Since 1976, the Nurses’ Merit Award has been handed out to nurses for their stellar and consistent performance. Beyond the hospital grounds, recipients of this award must have also made significant contributions to the profession. This year, 100 nurses were presented with the award. The Care To Go Beyond team caught up with three of them to hear their thoughts on this new milestone achieved.
For some, community care is often seen as a humdrum sector. Well, take a peek into some of the duties of National University Health System Assistant Nurse Clinician Ms Antoinette Goh.
Antoinette, who started out in emergency medicine, was curious about patients who came into the unit for minor ailments – she often wondered if these cases could have been managed by providers in the community. As luck should have it, she was offered an opportunity to be involved in the development of the Primary Care Network (PCN) – a network of General Practitioner clinics supported by National University Health System (NUHS) nurses and care coordinators, who provide care to patients with chronic medical conditions.
As the clinical nursing lead, Antoinette developed workflows for the network, as well as services to support patients through collaboration with community agencies. Recognising the importance of holistic care, she also increased the scope of services to include patient education, lifestyle changes for health and medication management. She went on to become a Zone Lead in NUHS’ post-discharge care programme – Carehub.
The 30-year-old Nurses’ Merit Award winner reflects on her journey:
“Beng a zone lead in Carehub, I manage the health of a group of residents staying in the western region of Singapore. When a new patient is registered, I review the case and assign it to nurses in my zone. I also have to do home visits, ensure sufficient manpower, guide newer nurses, discuss complex cases with my colleagues… and more! What amazes me over the years is that nurses have the ability to care for someone, no matter how difficult some can be, because compassion and empathy is, and should be, innate for a nurse.
Now, I’m learning to understand the behaviour behind a person’s actions, and how I can motivate them to change their behaviour to achieve the best outcome. At the same time, I am also learning to go easy on myself, even if my efforts and best intentions fail. After all, nurses are human too.”
Institute of Mental Health (IMH) Assistant Nurse Clinician Mr Koh Chee Meng’s recount of a patient he once had illustrates Antoinette’s thoughts perfectly.
“Having been a nurse for close to 40 years, I carry with me many memorable experiences. One particular incident was with a patient who was admitted here (at IMH). When he first came in, he seemed angry and looked quite upset. He would not speak to us and kept screaming for his family who were overseas at that time.
While thinking of ways to connect with him, I recalled an earlier conversation we had about his family. One day, I asked him about them, hoping to break the ice. Thankfully, it worked! I managed to gain his trust, and he opened up to us and complied with the treatment. When he was about to be discharged, he expressed his gratitude to the nurses for not giving up on him.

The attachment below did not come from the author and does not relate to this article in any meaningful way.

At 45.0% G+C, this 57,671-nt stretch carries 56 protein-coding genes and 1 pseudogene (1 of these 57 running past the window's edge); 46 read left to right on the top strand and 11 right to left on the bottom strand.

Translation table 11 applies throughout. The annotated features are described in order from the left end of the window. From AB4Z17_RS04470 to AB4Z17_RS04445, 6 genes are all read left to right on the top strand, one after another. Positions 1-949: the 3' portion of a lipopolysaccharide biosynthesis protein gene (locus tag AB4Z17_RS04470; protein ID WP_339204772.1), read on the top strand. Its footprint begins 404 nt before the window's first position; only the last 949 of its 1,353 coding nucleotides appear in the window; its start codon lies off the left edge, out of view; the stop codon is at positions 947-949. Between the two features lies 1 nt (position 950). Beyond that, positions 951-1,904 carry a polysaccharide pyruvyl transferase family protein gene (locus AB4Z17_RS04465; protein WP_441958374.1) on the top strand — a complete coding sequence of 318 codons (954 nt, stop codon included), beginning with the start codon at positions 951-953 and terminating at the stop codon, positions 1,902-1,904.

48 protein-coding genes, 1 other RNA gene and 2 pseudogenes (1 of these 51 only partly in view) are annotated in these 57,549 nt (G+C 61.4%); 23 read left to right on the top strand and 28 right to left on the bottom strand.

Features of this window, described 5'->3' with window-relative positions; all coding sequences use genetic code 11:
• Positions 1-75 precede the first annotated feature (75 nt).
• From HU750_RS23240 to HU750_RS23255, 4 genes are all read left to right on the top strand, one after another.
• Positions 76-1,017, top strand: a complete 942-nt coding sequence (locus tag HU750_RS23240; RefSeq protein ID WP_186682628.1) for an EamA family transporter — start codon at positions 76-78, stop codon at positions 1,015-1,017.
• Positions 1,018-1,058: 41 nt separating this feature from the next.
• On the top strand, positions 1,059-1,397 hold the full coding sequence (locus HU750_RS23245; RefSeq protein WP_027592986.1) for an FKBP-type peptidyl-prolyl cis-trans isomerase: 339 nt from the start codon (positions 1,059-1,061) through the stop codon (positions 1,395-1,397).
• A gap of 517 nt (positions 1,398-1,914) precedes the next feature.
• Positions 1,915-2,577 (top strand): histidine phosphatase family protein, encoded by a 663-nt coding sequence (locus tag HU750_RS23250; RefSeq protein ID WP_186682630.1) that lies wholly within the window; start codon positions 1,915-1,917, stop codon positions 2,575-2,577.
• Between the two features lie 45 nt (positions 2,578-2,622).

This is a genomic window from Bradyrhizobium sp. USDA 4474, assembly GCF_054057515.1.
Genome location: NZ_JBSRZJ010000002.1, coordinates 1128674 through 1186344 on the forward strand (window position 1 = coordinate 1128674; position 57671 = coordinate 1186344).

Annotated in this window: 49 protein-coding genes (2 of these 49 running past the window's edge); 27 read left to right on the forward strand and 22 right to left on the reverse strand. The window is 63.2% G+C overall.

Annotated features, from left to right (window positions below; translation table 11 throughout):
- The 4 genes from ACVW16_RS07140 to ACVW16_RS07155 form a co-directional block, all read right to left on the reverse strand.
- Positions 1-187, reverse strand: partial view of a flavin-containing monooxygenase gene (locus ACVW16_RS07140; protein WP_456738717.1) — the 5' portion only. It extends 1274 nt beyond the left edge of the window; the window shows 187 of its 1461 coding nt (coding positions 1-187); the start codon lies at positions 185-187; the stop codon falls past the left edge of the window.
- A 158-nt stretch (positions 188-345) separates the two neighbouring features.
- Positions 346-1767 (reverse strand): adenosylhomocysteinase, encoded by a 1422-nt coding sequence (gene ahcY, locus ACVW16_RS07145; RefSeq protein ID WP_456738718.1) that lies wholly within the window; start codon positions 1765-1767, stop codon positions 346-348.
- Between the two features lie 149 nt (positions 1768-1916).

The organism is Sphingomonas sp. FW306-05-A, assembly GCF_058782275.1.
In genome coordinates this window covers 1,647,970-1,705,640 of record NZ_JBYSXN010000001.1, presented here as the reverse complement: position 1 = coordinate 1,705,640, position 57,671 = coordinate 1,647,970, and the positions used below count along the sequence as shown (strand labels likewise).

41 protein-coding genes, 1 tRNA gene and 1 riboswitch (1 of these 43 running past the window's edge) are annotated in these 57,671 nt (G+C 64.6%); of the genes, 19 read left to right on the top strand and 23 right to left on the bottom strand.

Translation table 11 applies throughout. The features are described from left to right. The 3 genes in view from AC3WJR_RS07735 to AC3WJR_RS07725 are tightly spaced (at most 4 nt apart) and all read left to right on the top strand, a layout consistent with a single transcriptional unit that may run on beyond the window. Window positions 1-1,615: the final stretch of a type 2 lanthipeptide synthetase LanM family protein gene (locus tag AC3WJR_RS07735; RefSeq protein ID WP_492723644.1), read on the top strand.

Currently, Chee Meng is working on a pilot project named the ‘Recovery Oriented Transition Care Model’. Working with a multi-disciplinary team, he follows up on discharged patients by conducting weekly home visits and supports patients in their transition from hospital to community.
During his (close to) 40 years as a nurse, Chee Meng has always been guided by passion and courage... even as he pursued his bachelor’s degree – at 60 years old!
On this note of learning, Nurse Clinician Ms Juraihah Mohamed Saleh, also a Nurses’ Merit Award winner, conducts Basic Cardiac Life Support and Automated Electric Defibrillator courses at work – the National Heart Centre Singapore (NHCS).
“Winning this award emphasises the importance of imparting healthcare knowledge and skills to others. I remember an incident when my son choked on a nut. My immediate response was to perform the Heimlich manoeuvre and dislodge the food. Fortunately, he recovered soon after. I’m thankful that I’m equipped with life-saving skills, and it’s important for more people to learn these skills.”
For 17 years, Juraihah has been bustling around the NHCS’ Catheterisation Laboratory as she works with doctors to perform complex interventional cardiac procedures. She also works together with interventionists, medical technologists and radiographers for patient care.
“What is most significant about our work in the catheterisation lab is to be able to revive a patient who could be on the brink of death. Everyone in the entire team has to be efficient and vigilant when responding to any situation. The feeling of being able to save one’s life is indescribable,” shared the 42-year-old.
To view the Nurses’ Merit Award recipients this year, click
Two of this year’s President’s Award for Nurses winners reminisces about their journey in nursing. Click
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